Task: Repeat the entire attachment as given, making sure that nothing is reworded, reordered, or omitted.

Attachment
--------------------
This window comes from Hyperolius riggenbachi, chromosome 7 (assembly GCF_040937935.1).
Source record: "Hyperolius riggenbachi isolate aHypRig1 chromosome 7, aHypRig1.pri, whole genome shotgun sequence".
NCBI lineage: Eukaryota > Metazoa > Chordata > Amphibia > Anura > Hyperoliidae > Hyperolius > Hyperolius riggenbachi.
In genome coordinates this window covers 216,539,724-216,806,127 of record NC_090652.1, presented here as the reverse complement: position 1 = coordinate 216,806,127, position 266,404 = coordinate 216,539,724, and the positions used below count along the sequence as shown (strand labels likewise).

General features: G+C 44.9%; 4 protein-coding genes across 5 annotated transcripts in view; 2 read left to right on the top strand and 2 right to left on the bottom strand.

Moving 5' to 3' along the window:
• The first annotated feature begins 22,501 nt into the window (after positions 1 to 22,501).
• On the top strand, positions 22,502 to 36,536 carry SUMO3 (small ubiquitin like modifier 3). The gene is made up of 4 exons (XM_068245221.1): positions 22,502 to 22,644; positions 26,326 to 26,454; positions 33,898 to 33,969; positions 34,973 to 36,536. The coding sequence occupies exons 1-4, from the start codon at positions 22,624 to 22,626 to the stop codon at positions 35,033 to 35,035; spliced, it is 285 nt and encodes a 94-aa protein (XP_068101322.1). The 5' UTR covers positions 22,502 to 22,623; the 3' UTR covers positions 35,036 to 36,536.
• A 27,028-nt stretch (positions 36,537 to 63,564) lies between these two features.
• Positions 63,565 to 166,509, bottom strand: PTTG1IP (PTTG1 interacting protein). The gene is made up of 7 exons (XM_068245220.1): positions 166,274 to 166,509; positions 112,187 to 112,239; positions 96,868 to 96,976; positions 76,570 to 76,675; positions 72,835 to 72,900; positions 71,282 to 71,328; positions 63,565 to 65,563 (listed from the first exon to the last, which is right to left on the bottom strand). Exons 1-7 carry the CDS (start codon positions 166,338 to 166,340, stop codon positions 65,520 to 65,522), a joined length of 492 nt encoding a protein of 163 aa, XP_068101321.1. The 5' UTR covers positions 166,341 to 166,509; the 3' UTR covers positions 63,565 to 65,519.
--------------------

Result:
This window comes from Hyperolius riggenbachi, chromosome 7 (assembly GCF_040937935.1).
Source record: "Hyperolius riggenbachi isolate aHypRig1 chromosome 7, aHypRig1.pri, whole genome shotgun sequence".
NCBI lineage: Eukaryota > Metazoa > Chordata > Amphibia > Anura > Hyperoliidae > Hyperolius > Hyperolius riggenbachi.
In genome coordinates this window covers 216,539,724-216,806,127 of record NC_090652.1, presented here as the reverse complement: position 1 = coordinate 216,806,127, position 266,404 = coordinate 216,539,724, and the positions used below count along the sequence as shown (strand labels likewise).

General features: G+C 44.9%; 4 protein-coding genes across 5 annotated transcripts in view; 2 read left to right on the top strand and 2 right to left on the bottom strand.

Moving 5' to 3' along the window:
• The first annotated feature begins 22,501 nt into the window (after positions 1 to 22,501).
• On the top strand, positions 22,502 to 36,536 carry SUMO3 (small ubiquitin like modifier 3). The gene is made up of 4 exons (XM_068245221.1): positions 22,502 to 22,644; positions 26,326 to 26,454; positions 33,898 to 33,969; positions 34,973 to 36,536. The coding sequence occupies exons 1-4, from the start codon at positions 22,624 to 22,626 to the stop codon at positions 35,033 to 35,035; spliced, it is 285 nt and encodes a 94-aa protein (XP_068101322.1). The 5' UTR covers positions 22,502 to 22,623; the 3' UTR covers positions 35,036 to 36,536.
• A 27,028-nt stretch (positions 36,537 to 63,564) lies between these two features.
• Positions 63,565 to 166,509, bottom strand: PTTG1IP (PTTG1 interacting protein). The gene is made up of 7 exons (XM_068245220.1): positions 166,274 to 166,509; positions 112,187 to 112,239; positions 96,868 to 96,976; positions 76,570 to 76,675; positions 72,835 to 72,900; positions 71,282 to 71,328; positions 63,565 to 65,563 (listed from the first exon to the last, which is right to left on the bottom strand). Exons 1-7 carry the CDS (start codon positions 166,338 to 166,340, stop codon positions 65,520 to 65,522), a joined length of 492 nt encoding a protein of 163 aa, XP_068101321.1. The 5' UTR covers positions 166,341 to 166,509; the 3' UTR covers positions 63,565 to 65,519.